If you’re like most entrepreneurial leaders, you have a huge list of things you want to get done. And on that list, there are probably more than a few items that have been around for a while, right? In fact, chances are you’ve written them down on multiple lists over and over again—and yet they’re still not completed.
So, how can you turn that around? Answer: Take a Day!
The items we’re talking about can’t be completed in fifteen minute blocks in between meetings, emails, phone calls, and appointments. They’re the projects and “to do’s” that have been dogging you for some time that you just never seem to be able to find the time to complete.
In order to finally turn those projects that you never seem to have time for into reality, here’s a simple three-step process to follow.
Step One: Identify Your Top Needle-Moving Project(s)
If you’re going to take a whole day to focus on some activity, it ought to be an activity that has a powerful ROI to it. So, out of all the things you have on your “to do” list, which are the ones that could have the greatest impact on your business (or would relieve the most stress from your life)?
- Create a job description for a virtual assistant, clearly define what tasks they’d be responsible for, review online resumes and set up interviews with potential virtual assistants
- Create a systemic marketing campaign for a new product, write first draft of marketing copy for web, print, email and social media outlets
- Reorganize staffing structure, create staff developmental plans for each direct report, determine next hire and create job a description
- Shoot ten videos for a social media marketing campaign (or write 12 autoresponder messages to encourage engagement and upsell to new more expensive product)
- Create a new product to sell
- Create next quarter’s plan
- Write six blog posts and two articles for publication
- Systemize two processes you’re currently stuck doing so you can delegate them to someone else
- Go through your database, create a list of people to ask for referrals from and then call through the first twenty
Note: If you need to block out a day to just clean your office and inbox, that’s not a bad thing either. The psychic energy from doing that could make everything you do in your office better 🙂
Step Two: Completely Block Off an Entire Day
I mean completely. That means
- No email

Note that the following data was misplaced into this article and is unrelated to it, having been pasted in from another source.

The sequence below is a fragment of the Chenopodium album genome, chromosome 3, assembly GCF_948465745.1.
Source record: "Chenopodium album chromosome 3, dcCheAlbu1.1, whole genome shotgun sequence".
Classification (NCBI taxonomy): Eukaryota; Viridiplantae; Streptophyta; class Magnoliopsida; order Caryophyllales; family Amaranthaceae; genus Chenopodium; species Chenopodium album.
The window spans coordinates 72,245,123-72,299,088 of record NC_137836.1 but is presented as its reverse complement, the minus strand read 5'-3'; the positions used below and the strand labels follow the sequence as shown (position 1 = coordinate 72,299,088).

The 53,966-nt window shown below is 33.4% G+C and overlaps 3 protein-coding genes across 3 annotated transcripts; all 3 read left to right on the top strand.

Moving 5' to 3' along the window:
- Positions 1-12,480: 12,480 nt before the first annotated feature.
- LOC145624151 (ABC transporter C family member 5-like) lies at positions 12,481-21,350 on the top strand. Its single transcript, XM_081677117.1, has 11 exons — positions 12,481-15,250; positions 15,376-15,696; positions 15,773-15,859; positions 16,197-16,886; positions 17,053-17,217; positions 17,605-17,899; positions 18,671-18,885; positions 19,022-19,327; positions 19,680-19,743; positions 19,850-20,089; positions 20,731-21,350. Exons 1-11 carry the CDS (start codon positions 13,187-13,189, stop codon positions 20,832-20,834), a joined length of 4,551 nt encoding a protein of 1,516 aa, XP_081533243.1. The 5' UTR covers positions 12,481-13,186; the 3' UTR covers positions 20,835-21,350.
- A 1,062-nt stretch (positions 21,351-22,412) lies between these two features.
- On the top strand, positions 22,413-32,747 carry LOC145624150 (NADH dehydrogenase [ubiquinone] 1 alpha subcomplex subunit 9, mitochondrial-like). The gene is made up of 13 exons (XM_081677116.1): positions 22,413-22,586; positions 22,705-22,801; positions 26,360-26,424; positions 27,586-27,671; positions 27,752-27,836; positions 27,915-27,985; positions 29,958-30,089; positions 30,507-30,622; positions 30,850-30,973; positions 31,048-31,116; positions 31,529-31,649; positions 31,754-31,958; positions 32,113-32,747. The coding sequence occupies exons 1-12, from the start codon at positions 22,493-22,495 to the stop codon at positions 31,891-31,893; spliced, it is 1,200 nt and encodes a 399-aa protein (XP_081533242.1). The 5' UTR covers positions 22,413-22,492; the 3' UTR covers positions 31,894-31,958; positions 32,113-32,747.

- No meetings
- No phone calls
- No interruptions
- No sales calls
- No ‘nuttin
You’re the boss. Just block off the whole day. If you can go on vacation or go to a conference, you can take a day (it’s kind of like a stay-cation … just with work 🙂
Make no exceptions. You’re available over 200+ days a year. This is not one of them. Block it off…completely!
Step Three: Focus on Just One Project At a Time
Despite what you may want to believe, multitasking is NOT your friend. Doing multiple things at the same time kills productivity. So don’t do that.
Pick your number one project (the one with the greatest impact) and work on that until it’s completed.
You’ve got a whole day. So if your project takes you all day or half a day, who cares? You’ve blocked off the whole day. So start with project one. Knock it off your “to do” list and if you get nothing else done, who cares? You’re the boss and you’ll have just knocked off the number one project that’s been holding you back.
Don’t over-complicate this process. Keep it simple.
- Identify your top needle moving projects(s)
- Block off an entire day
- Focus on one project at a time
That’s it. Don’t let the simplicity of this idea (or any idea) get in the way of taking action. The most powerful ideas in this world are simple.
So when are you going to schedule your next needle-moving project day? And what needle-moving project do you need to focus on that day (or what project has been dogging you for the longest time that you never seem to have time to make progress on)?
To your accelerated success!
P.S. Remember, you can’t move your business forward if you’re constantly in reactive mode (i.e. reacting to or responding to other people’s emails, meetings, phone calls, questions, etc.).
To move forward, you have to be the driver. And that means that you have to create time in your schedule to focus on what you believe can move your business forward—which means, by definition, that you can’t let other people’s agendas (including your employees’) to control your schedule. So, when are you going to schedule your next needle-moving day?